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  • Writer's pictureJoe Pace

New England Sports 366, #73: Phil Plantier

In case it hasn’t been evident from some of the names on this list so far, I’m a sucker for the what-coulda-been story, for the prospect we all got excited about but proved no more than diamond pyrite. Exhibit A of this category of player is probably Phil Plantier.

Plantier was such a productive power hitter in the minors that he skipped AA ball, and was called up to the majors from AAA in 1990 at just 21 years old. It was the next year, 1991, that Plantier tantalized Red Sox fans with his bat. In just 53 games, mostly in August and September, he hit .331 with 11 homers and 35 RBI. Over the following winter, there was chatter that the successor to Evans or Rice had been found in the outfield.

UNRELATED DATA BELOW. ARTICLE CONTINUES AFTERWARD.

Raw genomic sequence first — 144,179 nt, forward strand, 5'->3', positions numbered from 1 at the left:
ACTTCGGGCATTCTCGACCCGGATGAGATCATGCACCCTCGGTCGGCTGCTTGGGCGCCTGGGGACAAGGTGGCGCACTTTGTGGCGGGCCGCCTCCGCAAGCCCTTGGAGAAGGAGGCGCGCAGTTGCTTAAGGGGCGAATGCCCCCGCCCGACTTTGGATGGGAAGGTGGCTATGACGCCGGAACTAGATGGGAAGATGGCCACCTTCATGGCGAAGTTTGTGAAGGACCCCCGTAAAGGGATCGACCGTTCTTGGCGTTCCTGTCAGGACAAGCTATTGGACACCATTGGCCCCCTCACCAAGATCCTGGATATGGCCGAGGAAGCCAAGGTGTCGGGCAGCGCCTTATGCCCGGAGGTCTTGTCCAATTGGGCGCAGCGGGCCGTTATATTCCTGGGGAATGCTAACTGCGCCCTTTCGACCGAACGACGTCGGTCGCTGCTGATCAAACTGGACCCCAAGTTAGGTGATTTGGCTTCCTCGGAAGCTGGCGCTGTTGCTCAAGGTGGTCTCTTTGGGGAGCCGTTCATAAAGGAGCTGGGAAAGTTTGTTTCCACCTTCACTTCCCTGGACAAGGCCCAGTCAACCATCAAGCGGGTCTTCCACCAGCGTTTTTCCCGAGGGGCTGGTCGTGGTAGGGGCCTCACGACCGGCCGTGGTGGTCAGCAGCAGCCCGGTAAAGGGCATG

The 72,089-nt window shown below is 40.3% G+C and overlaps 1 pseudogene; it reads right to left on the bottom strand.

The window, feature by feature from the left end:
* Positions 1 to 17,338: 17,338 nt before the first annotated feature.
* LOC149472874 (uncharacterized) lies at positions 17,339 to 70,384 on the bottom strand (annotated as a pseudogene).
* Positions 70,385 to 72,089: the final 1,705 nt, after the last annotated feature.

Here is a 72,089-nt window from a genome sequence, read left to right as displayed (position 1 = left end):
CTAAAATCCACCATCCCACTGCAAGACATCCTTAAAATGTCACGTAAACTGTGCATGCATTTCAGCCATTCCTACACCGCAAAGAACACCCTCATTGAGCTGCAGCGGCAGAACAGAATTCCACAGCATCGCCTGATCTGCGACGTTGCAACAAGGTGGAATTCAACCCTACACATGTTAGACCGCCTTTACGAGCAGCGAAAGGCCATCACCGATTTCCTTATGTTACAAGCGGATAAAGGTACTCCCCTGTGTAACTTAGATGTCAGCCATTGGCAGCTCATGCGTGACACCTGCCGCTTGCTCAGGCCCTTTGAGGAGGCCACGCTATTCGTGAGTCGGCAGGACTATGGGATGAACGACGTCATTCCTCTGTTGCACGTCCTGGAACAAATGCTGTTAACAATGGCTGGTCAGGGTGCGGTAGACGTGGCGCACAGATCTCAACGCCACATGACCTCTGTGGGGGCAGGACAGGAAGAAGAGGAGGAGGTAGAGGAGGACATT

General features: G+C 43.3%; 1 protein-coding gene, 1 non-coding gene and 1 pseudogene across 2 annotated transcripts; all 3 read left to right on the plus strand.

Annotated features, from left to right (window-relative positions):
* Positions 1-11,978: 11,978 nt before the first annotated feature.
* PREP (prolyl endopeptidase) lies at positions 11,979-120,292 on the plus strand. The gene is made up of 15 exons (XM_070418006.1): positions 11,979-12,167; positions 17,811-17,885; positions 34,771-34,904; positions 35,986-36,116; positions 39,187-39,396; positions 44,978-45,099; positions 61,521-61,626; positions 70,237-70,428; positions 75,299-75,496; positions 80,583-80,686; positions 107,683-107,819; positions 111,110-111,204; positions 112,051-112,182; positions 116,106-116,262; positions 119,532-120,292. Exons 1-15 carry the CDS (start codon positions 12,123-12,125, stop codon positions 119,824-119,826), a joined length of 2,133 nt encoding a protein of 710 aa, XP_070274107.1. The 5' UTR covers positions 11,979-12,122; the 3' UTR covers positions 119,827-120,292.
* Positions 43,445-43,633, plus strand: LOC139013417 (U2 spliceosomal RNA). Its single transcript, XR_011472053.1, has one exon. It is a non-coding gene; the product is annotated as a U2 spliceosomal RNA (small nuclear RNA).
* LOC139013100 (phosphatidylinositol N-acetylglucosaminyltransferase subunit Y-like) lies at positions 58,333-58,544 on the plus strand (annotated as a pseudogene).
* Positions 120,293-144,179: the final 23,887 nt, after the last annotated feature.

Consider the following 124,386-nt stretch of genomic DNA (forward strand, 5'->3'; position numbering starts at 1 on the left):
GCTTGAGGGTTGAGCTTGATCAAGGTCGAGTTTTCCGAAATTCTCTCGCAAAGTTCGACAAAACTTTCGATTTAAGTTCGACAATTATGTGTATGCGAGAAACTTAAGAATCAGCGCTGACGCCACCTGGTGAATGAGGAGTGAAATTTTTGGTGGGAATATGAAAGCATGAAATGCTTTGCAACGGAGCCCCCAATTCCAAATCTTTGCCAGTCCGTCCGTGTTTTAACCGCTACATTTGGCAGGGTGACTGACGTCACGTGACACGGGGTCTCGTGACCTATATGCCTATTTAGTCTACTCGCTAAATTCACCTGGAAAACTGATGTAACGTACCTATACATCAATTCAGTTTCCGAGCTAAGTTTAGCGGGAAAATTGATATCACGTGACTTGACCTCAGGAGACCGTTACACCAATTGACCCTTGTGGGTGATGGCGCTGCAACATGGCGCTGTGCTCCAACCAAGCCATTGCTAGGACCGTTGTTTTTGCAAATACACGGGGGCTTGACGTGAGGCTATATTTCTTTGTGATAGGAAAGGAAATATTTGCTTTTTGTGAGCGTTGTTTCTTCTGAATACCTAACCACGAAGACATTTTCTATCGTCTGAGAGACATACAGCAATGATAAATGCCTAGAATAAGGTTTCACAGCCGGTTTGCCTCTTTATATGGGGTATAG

It wasn’t to be. Plantier only managed .246 and 7 home runs in twice as many games in 1992, and we moved on. He did, too - in San Diego the following year he slugged thirty-four HR and an even 100 runs batted in. But that was pretty much it for Phil. He battled injuries in 1994 and was traded to Houston. From there he had stops back in San Diego, Detroit, Oakland, San Diego again, St. Louis, and Toronto. Nowhere did he do much at the plate, and he never played 100 games in a season after 1993. In total he played 610 games between 1990 and 1997, with just 91 total home runs.

Phil looked the part, with that cooler stance and that was of chew. Did I mention he was born in Manchester, NH? In the end, just another guy who mighta coulda shoulda.

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